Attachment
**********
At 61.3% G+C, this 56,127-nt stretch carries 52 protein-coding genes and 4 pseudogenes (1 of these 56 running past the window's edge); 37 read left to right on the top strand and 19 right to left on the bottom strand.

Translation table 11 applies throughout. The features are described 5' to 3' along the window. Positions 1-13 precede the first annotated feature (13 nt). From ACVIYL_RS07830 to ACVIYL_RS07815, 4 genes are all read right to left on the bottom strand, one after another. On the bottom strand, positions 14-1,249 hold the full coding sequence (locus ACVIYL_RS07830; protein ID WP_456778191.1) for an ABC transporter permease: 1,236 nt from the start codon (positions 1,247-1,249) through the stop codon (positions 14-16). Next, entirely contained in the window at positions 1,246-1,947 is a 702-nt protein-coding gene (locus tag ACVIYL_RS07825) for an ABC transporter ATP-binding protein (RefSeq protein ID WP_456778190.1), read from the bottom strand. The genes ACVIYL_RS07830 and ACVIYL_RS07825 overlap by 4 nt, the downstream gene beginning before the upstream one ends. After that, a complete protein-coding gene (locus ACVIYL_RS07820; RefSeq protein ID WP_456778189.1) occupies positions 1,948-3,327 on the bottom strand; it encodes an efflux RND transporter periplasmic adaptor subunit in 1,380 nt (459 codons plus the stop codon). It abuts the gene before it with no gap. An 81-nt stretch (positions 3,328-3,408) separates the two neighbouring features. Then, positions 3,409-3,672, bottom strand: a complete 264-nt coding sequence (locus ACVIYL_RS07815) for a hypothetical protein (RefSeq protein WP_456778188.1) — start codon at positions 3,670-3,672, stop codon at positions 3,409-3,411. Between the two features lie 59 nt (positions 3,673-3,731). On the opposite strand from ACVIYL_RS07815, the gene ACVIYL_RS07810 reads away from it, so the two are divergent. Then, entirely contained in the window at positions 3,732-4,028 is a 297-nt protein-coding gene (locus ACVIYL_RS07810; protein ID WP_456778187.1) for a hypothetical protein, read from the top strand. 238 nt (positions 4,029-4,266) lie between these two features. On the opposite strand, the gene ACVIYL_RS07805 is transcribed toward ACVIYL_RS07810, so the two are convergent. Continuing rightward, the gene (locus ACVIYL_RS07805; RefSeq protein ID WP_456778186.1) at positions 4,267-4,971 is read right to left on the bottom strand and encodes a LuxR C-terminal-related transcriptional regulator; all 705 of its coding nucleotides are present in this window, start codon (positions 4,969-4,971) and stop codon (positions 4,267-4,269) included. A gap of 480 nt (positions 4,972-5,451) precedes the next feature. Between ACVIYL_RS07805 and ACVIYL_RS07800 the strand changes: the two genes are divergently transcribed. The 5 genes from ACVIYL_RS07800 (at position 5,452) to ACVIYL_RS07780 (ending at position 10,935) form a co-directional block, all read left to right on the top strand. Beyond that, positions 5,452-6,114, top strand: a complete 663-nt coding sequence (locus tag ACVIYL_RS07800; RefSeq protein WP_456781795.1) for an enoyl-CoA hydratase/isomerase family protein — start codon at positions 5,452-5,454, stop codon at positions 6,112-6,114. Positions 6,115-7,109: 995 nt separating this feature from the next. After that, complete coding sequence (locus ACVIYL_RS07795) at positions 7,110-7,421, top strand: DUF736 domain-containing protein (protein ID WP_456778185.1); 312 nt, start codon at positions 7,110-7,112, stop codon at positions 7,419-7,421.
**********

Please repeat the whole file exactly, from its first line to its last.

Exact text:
At 61.3% G+C, this 56,127-nt stretch carries 52 protein-coding genes and 4 pseudogenes (1 of these 56 running past the window's edge); 37 read left to right on the top strand and 19 right to left on the bottom strand.

Translation table 11 applies throughout. The features are described 5' to 3' along the window. Positions 1-13 precede the first annotated feature (13 nt). From ACVIYL_RS07830 to ACVIYL_RS07815, 4 genes are all read right to left on the bottom strand, one after another. On the bottom strand, positions 14-1,249 hold the full coding sequence (locus ACVIYL_RS07830; protein ID WP_456778191.1) for an ABC transporter permease: 1,236 nt from the start codon (positions 1,247-1,249) through the stop codon (positions 14-16). Next, entirely contained in the window at positions 1,246-1,947 is a 702-nt protein-coding gene (locus tag ACVIYL_RS07825) for an ABC transporter ATP-binding protein (RefSeq protein ID WP_456778190.1), read from the bottom strand. The genes ACVIYL_RS07830 and ACVIYL_RS07825 overlap by 4 nt, the downstream gene beginning before the upstream one ends. After that, a complete protein-coding gene (locus ACVIYL_RS07820; RefSeq protein ID WP_456778189.1) occupies positions 1,948-3,327 on the bottom strand; it encodes an efflux RND transporter periplasmic adaptor subunit in 1,380 nt (459 codons plus the stop codon). It abuts the gene before it with no gap. An 81-nt stretch (positions 3,328-3,408) separates the two neighbouring features. Then, positions 3,409-3,672, bottom strand: a complete 264-nt coding sequence (locus ACVIYL_RS07815) for a hypothetical protein (RefSeq protein WP_456778188.1) — start codon at positions 3,670-3,672, stop codon at positions 3,409-3,411. Between the two features lie 59 nt (positions 3,673-3,731). On the opposite strand from ACVIYL_RS07815, the gene ACVIYL_RS07810 reads away from it, so the two are divergent. Then, entirely contained in the window at positions 3,732-4,028 is a 297-nt protein-coding gene (locus ACVIYL_RS07810; protein ID WP_456778187.1) for a hypothetical protein, read from the top strand. 238 nt (positions 4,029-4,266) lie between these two features. On the opposite strand, the gene ACVIYL_RS07805 is transcribed toward ACVIYL_RS07810, so the two are convergent. Continuing rightward, the gene (locus ACVIYL_RS07805; RefSeq protein ID WP_456778186.1) at positions 4,267-4,971 is read right to left on the bottom strand and encodes a LuxR C-terminal-related transcriptional regulator; all 705 of its coding nucleotides are present in this window, start codon (positions 4,969-4,971) and stop codon (positions 4,267-4,269) included. A gap of 480 nt (positions 4,972-5,451) precedes the next feature. Between ACVIYL_RS07805 and ACVIYL_RS07800 the strand changes: the two genes are divergently transcribed. The 5 genes from ACVIYL_RS07800 (at position 5,452) to ACVIYL_RS07780 (ending at position 10,935) form a co-directional block, all read left to right on the top strand. Beyond that, positions 5,452-6,114, top strand: a complete 663-nt coding sequence (locus tag ACVIYL_RS07800; RefSeq protein WP_456781795.1) for an enoyl-CoA hydratase/isomerase family protein — start codon at positions 5,452-5,454, stop codon at positions 6,112-6,114. Positions 6,115-7,109: 995 nt separating this feature from the next. After that, complete coding sequence (locus ACVIYL_RS07795) at positions 7,110-7,421, top strand: DUF736 domain-containing protein (protein ID WP_456778185.1); 312 nt, start codon at positions 7,110-7,112, stop codon at positions 7,419-7,421.